Translational termination efficiency in both bacteria and mammals is regulated by the base following the stop codon

WP Tate, ES Poole, JA Horsfield, SA Mannering, CM Brown, JG Moffat, ME Dalphin, KK McCaughan, LL Major, DN Wilson

Research output: Contribution to journalArticlepeer-review

71 Citations (Scopus)

Abstract

The translational stop signal and polypeptide release factor (RF) complexed with Escherichia coli ribosomes have been shown to be in close physical contact by site-directed photochemical cross-linking experiments. The RF has a protease-sensitive site in a highly conserved exposed loop that is proposed to interact with the peptidyltransferase center of the ribosome. Loss of peptidyl-tRNA hydrolysis activity and enhanced codon-ribosome binding by the cleaved RF is consistent with a model whereby the RF spans the decoding and peptidyltransferase centers of the ribosome with domains of the RF linked by conformational coupling. The cross-link between the stop signal and RF at the ribosomal decoding site is influenced by the base following the termination codon. This base determines the efficiency with which the stop signal is decoded by the RF in both mammalian and bacterial systems in vivo. The wide range of efficiencies correlates with the frequency with which the signals occur at natural termination sites, with rarely used weak signals often found at recoding sites and strong signals found in highly expressed genes. Stop signals are found at some recoding sites in viruses where -1 frame-shifting occurs, but the generally accepted mechanism of simultaneous slippage from the A and P sites does not explain their presence here. The HIV-1 gag-pol -1 frame shifting site has been used to show that stop signals significantly influence frame-shifting efficiency on prokaryotic ribosomes by a RF-mediated mechanism. These data can be explained by an E/P site simultaneous slippage mechanism whereby the stop codon actually enters the ribosomal A site and can influence the event.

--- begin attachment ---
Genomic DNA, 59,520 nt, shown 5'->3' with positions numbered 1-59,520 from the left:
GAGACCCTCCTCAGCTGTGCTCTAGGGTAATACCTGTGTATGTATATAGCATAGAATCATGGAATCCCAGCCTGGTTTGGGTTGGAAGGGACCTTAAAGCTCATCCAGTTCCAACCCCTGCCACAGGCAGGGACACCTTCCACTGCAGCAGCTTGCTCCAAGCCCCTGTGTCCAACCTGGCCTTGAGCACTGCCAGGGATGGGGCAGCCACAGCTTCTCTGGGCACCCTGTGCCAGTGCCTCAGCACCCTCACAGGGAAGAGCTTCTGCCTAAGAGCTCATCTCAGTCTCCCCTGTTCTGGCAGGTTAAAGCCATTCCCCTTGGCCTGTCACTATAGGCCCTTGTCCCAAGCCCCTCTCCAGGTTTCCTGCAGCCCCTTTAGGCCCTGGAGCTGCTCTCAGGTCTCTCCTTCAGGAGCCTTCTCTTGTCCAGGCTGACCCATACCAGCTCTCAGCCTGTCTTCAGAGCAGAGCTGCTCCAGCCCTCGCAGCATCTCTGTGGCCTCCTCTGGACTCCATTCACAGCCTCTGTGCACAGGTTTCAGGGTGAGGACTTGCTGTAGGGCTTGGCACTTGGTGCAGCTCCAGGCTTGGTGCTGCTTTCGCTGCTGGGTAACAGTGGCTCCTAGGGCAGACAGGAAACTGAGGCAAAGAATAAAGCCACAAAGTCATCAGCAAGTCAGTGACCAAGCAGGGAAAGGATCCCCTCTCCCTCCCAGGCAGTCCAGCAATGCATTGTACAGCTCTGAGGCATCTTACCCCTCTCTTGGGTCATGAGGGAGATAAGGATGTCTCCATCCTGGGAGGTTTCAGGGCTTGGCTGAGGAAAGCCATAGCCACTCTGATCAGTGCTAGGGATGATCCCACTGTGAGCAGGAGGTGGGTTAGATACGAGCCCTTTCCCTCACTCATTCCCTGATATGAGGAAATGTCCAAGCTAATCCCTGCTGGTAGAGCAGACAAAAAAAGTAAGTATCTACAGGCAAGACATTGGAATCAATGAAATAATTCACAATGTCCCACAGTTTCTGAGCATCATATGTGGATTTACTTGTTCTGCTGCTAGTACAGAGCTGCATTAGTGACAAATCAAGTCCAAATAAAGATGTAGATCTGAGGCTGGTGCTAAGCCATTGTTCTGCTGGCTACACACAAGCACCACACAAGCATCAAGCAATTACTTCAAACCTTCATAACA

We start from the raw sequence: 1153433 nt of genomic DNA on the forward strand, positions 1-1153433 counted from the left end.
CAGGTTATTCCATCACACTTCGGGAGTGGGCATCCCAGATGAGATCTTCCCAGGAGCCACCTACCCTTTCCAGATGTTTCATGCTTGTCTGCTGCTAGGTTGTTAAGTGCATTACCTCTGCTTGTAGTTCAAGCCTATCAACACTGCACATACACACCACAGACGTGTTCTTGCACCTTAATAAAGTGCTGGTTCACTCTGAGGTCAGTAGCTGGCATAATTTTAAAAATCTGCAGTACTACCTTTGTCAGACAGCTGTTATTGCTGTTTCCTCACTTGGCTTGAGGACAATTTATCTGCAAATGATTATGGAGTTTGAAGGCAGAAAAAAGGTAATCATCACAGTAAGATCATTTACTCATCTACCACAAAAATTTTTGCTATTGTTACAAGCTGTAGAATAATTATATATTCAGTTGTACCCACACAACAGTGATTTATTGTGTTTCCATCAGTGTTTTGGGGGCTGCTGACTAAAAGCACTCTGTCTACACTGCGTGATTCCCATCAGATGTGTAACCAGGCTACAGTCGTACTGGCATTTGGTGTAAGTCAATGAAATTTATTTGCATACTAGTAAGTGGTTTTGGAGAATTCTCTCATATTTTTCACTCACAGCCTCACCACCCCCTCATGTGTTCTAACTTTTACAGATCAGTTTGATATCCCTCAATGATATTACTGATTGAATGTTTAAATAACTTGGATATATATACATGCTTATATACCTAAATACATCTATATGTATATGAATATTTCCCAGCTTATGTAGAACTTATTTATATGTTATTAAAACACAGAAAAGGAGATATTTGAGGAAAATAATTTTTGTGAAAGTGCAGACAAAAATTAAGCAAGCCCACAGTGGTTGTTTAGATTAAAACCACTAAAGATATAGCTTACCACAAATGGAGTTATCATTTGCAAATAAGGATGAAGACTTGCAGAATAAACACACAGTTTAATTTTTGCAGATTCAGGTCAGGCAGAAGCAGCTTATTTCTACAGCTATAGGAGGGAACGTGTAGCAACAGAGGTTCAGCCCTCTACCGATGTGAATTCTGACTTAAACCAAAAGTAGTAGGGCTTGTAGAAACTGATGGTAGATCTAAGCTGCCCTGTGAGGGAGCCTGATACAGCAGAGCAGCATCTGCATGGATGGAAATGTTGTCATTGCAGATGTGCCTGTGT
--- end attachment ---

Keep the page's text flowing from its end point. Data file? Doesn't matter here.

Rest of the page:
Original languageEnglish
Pages (from-to)1095-1103
Number of pages9
JournalBiochemistry and Cell Biology
Volume73
Issue number11-12
Publication statusPublished - 1 Nov 1995

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